Is an Expert’s Testimony an Admission of a Party-Opponent?

In federal courts, if a party withdraws an expert witness is the expert’s deposition testimony still admissible over hearsay objections as an admission of a party-opponent?  Maybe.

I haven’t really had much reason to explore this question.  But, at least as of 2005, “[c]ourts are divided with respect to whether it is appropriate to treat expert deposition testimony — and specifically deposition testimony of a withdrawn expert — as an ‘admission of a party-opponent’ under Rule 801(d)(2)(C) of the Federal Rules of Evidence and therefore as an exception to the hearsay rules.”[1]  One court suggested a semi-middle ground.

When an expert is put forward as a testifying expert at the beginning of trial, the prior deposition testimony of that expert in the same case is an admission against the party that retained him. Where an expert witness is withdrawn prior to trial, however, the prior deposition testimony of that witness may not be used. That deposition testimony is hearsay.[2]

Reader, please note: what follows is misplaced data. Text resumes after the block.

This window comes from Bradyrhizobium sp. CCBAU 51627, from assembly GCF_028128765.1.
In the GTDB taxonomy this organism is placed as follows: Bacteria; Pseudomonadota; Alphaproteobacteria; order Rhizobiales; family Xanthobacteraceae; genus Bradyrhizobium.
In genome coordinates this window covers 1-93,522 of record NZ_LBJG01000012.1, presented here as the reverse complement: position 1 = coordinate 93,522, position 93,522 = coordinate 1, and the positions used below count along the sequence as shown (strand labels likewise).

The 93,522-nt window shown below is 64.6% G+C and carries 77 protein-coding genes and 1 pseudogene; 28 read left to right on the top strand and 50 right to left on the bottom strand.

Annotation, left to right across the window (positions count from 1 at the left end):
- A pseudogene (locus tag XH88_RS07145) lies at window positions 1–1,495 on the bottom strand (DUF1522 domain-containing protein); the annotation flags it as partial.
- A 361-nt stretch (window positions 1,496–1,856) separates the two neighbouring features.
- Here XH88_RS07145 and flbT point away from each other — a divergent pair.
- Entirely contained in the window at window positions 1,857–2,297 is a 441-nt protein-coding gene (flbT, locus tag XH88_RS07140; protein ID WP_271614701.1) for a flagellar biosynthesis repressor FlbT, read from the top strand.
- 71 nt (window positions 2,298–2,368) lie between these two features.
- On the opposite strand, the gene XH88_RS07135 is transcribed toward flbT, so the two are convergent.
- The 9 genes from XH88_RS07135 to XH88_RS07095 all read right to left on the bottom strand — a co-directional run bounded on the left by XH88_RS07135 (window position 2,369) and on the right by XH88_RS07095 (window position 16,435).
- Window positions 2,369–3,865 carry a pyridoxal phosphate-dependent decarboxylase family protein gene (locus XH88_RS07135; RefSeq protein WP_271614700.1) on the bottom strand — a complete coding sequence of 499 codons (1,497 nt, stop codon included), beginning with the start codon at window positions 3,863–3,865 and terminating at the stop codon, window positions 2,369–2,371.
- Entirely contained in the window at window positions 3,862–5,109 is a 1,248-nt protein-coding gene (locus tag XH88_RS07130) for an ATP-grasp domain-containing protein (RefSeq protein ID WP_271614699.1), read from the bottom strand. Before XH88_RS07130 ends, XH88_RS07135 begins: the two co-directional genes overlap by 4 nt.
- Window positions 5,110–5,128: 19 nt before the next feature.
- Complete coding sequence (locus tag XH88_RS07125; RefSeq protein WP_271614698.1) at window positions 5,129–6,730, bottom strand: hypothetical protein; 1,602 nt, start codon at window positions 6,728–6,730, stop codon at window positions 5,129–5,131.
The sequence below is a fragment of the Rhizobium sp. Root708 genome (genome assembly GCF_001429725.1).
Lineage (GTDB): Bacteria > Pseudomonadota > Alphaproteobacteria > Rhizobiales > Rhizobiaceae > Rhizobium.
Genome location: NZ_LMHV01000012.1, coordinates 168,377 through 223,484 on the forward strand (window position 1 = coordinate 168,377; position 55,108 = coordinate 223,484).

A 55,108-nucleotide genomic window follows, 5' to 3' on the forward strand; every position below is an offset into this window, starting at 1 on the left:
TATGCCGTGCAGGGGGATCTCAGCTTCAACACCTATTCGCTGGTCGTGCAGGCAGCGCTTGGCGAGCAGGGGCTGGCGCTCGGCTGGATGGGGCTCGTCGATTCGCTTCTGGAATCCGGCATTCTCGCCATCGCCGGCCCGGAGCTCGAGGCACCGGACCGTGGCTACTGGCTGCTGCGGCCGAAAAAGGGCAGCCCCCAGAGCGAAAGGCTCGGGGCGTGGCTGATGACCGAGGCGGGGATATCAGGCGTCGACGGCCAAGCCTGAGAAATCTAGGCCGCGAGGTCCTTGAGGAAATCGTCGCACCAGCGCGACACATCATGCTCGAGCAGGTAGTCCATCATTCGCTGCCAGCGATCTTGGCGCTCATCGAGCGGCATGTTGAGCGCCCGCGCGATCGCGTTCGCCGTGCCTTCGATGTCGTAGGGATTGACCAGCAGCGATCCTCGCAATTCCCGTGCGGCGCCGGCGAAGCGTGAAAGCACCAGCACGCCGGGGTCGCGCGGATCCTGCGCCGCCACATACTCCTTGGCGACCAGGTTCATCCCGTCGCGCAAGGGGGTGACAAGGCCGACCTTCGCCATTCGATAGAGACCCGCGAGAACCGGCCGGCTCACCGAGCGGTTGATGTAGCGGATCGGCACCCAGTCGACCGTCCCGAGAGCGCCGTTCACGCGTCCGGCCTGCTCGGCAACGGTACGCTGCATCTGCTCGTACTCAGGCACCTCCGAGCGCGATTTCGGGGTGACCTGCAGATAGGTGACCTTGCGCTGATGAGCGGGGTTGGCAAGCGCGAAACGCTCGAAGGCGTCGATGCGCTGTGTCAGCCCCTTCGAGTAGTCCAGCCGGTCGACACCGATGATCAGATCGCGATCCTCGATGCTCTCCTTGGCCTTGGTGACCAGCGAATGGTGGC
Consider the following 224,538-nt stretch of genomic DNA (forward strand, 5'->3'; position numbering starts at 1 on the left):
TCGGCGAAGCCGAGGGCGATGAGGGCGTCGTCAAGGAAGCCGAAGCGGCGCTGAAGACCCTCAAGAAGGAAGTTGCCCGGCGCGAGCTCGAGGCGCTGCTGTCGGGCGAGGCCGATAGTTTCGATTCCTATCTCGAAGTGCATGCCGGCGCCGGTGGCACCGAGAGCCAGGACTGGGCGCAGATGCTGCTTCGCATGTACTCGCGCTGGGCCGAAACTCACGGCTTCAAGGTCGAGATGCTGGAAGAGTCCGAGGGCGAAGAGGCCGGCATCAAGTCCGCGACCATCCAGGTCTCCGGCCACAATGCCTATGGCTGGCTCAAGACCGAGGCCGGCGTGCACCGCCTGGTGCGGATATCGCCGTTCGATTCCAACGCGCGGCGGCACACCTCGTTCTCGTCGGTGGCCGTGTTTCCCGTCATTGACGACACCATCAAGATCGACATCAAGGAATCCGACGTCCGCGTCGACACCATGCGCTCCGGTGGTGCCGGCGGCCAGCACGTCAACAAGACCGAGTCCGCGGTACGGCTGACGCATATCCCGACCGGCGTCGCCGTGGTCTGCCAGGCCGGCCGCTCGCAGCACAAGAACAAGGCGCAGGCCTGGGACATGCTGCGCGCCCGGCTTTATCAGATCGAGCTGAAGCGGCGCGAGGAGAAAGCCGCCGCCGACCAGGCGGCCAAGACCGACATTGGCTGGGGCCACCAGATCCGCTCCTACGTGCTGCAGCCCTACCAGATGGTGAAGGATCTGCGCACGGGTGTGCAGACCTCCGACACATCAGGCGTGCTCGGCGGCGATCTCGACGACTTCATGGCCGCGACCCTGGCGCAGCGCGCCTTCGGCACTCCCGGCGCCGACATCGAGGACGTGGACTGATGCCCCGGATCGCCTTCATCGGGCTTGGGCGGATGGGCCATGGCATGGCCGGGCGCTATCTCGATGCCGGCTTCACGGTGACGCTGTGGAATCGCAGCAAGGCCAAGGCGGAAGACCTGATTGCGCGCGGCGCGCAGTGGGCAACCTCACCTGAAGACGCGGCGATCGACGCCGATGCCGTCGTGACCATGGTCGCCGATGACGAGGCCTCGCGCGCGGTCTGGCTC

This concept could create interesting pre-trial strategies where perhaps an expert’s opinions are not as strong as originally hoped.

[1] Minebea Co. v. Papst, No. 97-0590, 2005 U.S. Dist. LEXIS 49047, 2005 WL 6271045 (D. D.C. August 2, 2005).

[2] Glendale Federal Bank, FSB v. United States, 39 Fed. Cl. 422, 425 (Ct. Cl. 1997).